Global compiler variables
Working as a developer on a project which relies on 3rd party libraries involves a lot of unnecessary repetitive tasks, such as setting up build variables according to the local filesystem layout. In the case of project files, care must be taken to not accidentially commit a locally modified copy.
The concept of global compiler variables is an unique new solution for Code::Blocks which addresses this problem. Global compiler variables allow you to set up a project once, and any number of developers using any number of different filesystem layouts will be able to compile and develop the project. No local layout information needs to be changed more than once.
Names and Members
Global compiler variables in Code::Blocks are discriminated from per-project variables by a leading hash sign. Global compiler variables are structured; every variable consists of a name and an optional member. Names are freely definable, while the member structure is built into the IDE. Although you can choose anything for a variable name in principle, it is advisable to pick a known identifier for common packages. This way, the amount of information that the user needs to provide is minimised. The Code::Blocks team provides a list of recommended variables for known packages.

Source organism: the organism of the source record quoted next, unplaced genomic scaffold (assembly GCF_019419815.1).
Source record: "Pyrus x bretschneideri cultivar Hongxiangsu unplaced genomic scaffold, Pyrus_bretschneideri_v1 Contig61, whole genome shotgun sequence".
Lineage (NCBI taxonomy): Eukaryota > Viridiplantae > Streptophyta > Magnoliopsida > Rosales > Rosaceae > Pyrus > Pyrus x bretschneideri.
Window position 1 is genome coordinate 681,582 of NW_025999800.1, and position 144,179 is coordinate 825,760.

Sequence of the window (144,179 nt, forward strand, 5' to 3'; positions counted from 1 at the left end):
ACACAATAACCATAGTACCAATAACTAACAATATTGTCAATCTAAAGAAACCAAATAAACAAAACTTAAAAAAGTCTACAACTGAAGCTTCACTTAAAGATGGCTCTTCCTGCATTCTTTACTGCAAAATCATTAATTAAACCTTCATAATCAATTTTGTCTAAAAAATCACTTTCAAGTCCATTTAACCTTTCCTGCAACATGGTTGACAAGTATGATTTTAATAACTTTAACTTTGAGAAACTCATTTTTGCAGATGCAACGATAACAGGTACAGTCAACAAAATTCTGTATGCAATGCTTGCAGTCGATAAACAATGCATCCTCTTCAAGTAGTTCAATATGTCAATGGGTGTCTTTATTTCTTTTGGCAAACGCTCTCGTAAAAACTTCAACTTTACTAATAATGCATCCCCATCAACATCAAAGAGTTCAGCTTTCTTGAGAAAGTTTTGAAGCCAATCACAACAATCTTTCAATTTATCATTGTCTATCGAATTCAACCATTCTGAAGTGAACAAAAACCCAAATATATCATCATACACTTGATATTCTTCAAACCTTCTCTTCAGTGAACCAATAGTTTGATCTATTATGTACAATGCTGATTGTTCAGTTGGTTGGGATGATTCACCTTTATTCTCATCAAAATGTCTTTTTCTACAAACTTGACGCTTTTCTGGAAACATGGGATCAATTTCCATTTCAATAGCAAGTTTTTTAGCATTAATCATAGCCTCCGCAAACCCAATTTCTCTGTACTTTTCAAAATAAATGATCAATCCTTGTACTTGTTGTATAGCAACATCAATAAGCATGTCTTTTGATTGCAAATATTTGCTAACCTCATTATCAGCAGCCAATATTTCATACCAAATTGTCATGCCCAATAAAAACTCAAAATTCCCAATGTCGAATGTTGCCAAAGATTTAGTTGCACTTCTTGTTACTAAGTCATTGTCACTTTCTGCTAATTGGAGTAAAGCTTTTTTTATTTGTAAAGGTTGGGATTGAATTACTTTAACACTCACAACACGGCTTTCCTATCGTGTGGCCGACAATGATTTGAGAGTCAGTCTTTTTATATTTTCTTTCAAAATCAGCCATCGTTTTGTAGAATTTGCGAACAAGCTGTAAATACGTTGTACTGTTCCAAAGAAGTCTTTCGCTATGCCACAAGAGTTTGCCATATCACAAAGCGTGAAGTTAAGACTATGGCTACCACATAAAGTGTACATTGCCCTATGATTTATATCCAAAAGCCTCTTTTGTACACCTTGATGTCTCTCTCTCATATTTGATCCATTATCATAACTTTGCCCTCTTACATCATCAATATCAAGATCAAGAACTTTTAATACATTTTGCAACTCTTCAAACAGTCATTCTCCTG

The members dir and base resolve to the same value as the variable name uses without a member (alias). The members include and lib are by default aliases for base/include and base/lib, respectively. However, a user can redefine them if another setup is desired. It is recommended to always use $(#variable.include) instead of $(#variable)/include, as this offers additional flexibility at otherwise exactly identical functionality. The members cflags and lflags are empty by default and can be used to provide the ability to feed the same consistent set of compiler/linker flags to all builds on one machine.
Using Global Compiler Variables
All you need to do to start using global compiler variables is to put them in your project!
When the IDE detects the presence of an unknown global variable, it will prompt you to enter its value. The value will be saved in your settings, so you never need to enter the information twice.
If you need to modify or delete a variable at a later time, you can do so from the settings menu.